Kristin Lavransdatter: Penguin Classics Deluxe Edition

Kristin Lavransdatter: Penguin Classics Deluxe Edition

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Kristin Lavransdatter: Penguin Classics Deluxe Edition 4.4 out of 5 based on 0 ratings. 19 reviews.
MLucero More than 1 year ago
In this new translation by Tiina Nunnally of a Nobel Prize winning Norwegian epic, Sigrid Undset's classic evocation of medieval Norway's landscapes, architecture, culture, and society has quickly become one of my favorite books ever. Reading the quiet and effortless prose that is nonetheless steeped in studious observations about characters and society, one becomes completely captivated by another culture in another time. There is a feeling as of walking in a pine grove early on a winter's morning: high, piercing, and haunting. The book explores the life of its title character, Kristin, as she grows into a young maiden in a secluded montane farming village, rebels against her parents' wishes and marries the charming yet irresponsible Erlend Nikulausson, becomes a mother to seven sons, and continuously faces the trials and tragedies of life and the consequences of pride. Exploring the harsh, dramatic, and lush climates, and a people at turns blunt and delicate, simple and intricate, Undset's Norway is filled with courage, community, meaning, and bracing charity that rings of timeless truth and beauty and relevance. It is available in this one-volume deluxe version or separately in its original three volumes, The Wreath, The Wife, and The Cross.
eulogos More than 1 year ago
If you haven't read this wonderful book, this new translation is your opportunity. For me it was a reason to read it for a third time. The older translation was written in somewhat archaic language which some found stilted, although I had no problem with it. However a more natural language translation is appropriate since the original was not written in an archaic style. The new translation also contains passages which were inexplicably edited out of the older one. This is the story of one woman's entire life in Norway in the late 1200's, beginning with her childhood on a rural farmstead and ending when she died having caught the plague from those she was nursing. There is a love story, which does not end with a marriage and "happily ever after" but goes on into the struggles many of us are familiar with, of working out a relationship between two imperfect human beings. The story speaks of a mother's love, hopes, and fears for her children as they grow up. It speaks to the experience of growing old, of realizing that there is a new younger generation coming along with its own ideas and ways. There is so much of perennial human experience here. Of course in that time Kristin and everyone in the story are Catholics, but many are no less secular in their concerns than we are today. Kristin herself struggles to make her faith apply to her life. In the end, while it is obvious that she has not found the happiness that she expected to find in her life, she has found joy in the midst of a great darkness in the world. This book is not difficult to read, but it is not a light read either. It is for serious readers and thinkers. It would make a good subject for book club discussions over several sessions. This is a book you will never forget, one whose scenes and characters become part of your interior emotional landscape. I cannot recommend it too highly .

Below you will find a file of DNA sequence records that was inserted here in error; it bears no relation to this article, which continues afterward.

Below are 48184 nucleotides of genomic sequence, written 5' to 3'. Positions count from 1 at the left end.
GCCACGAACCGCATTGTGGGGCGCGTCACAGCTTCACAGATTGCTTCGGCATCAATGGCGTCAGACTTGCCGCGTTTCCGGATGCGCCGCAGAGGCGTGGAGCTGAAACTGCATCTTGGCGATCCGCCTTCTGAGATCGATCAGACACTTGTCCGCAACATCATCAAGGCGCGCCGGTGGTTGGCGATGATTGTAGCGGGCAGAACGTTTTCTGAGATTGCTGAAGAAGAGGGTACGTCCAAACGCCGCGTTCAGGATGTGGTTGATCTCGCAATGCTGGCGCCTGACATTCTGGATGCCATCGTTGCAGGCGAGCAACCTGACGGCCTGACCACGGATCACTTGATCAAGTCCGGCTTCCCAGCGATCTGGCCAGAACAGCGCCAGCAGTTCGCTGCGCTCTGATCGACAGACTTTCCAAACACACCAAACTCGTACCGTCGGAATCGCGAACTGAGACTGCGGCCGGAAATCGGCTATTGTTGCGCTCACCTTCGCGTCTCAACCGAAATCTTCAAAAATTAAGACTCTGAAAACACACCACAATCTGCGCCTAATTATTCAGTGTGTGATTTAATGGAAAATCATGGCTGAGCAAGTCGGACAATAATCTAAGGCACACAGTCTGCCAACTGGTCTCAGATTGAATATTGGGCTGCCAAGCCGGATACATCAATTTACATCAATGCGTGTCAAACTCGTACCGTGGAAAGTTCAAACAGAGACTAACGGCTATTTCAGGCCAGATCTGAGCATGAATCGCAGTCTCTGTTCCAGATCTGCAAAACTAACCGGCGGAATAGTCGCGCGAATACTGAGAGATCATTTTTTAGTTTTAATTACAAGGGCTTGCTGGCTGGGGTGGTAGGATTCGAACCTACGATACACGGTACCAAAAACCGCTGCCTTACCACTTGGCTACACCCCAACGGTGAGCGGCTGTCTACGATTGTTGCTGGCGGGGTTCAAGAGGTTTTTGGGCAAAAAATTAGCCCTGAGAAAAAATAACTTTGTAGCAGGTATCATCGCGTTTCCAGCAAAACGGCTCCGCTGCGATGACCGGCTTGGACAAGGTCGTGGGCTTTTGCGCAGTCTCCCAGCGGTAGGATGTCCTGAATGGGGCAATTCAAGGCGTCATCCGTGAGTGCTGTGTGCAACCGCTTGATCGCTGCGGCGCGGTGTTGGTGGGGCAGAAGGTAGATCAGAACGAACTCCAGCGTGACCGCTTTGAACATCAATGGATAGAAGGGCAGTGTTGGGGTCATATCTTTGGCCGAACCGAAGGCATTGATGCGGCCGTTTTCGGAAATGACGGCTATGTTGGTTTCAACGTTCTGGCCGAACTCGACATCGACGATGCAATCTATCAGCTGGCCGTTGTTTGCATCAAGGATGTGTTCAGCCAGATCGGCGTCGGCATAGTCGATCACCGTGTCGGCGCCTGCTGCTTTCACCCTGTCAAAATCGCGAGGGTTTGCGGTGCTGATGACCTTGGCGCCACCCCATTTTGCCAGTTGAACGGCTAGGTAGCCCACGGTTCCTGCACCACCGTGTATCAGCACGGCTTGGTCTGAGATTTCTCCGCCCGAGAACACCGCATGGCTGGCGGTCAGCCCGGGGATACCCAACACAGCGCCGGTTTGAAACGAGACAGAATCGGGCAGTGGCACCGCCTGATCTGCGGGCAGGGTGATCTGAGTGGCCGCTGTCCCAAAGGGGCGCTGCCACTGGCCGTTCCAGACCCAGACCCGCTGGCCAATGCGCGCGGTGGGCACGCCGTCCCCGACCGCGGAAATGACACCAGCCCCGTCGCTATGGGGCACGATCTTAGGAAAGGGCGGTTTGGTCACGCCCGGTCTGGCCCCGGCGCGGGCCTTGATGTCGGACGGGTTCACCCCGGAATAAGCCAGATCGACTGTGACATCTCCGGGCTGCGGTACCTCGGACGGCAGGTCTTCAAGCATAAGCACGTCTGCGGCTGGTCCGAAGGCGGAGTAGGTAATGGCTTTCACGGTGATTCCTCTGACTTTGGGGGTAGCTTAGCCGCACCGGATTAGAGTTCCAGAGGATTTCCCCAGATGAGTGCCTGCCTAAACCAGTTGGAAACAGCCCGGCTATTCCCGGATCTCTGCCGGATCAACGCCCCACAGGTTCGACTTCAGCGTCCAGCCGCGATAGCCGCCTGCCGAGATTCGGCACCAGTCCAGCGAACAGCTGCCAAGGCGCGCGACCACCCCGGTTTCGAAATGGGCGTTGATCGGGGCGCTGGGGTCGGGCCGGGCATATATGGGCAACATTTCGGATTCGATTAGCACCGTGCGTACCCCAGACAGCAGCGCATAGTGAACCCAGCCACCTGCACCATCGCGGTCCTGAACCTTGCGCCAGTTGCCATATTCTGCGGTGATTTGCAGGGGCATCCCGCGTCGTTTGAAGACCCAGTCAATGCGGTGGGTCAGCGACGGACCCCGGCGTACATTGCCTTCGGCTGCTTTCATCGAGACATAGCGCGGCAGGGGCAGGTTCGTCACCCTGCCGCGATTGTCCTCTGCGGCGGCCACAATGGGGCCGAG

Peggie More than 1 year ago
I stumbled upon this book by accident. What a wonderful accident it was! I couldn't put it down. This book is the life story of one woman, her loves, losses, children and friends. Though the story takes place in the 14th century the characters seem like present day people - reminding me of people I have known and in some cases loved. At times the story turns exciting, frustrating, infuriating and lovely - with smooth transitions that entice you on to the next page even when it is the middle of the night. I loved every word!
Guest More than 1 year ago
Where to begin...loved the complexity of the characters, especially Kristen. I will definitely ask my daughter to read this story. The joy and suffering of a mother - timeless, as told in this story. I loved to experience life in the middle ages, where everyday life revolves around the Church and Church calendar. I loved how it dealt with faith and religion differently. It showed hypocracy of the Church without ruining one's true faith (the father is an example of this). As a young mother, it was a tough read too for me. Makes me appreciate life in 2008, but also made me long for a simpler life too, where Faith was not scorned.
Anonymous More than 1 year ago
Best novel ever. A true classic .this my favorite book . a trilogy and a masterpiece .
Anonymous More than 1 year ago
So happy to see this available in a new translation, and in a new format...First read it as a teenager, and have re-read it over many years. Wonderful capturing of the Middle Ages, and excellent character study of a woman who is torn between the dictates of her society, and her religious beliefs and upbringing, and the very human desire of wishing to live the way she wants...What willfulness causes when it goes against society and the basic self....no wonder it was a Nobel Prize winner...and rightfully so. A treasure of world literature rediscovered...but never forgotten by those of us who read it before...and will read it again.
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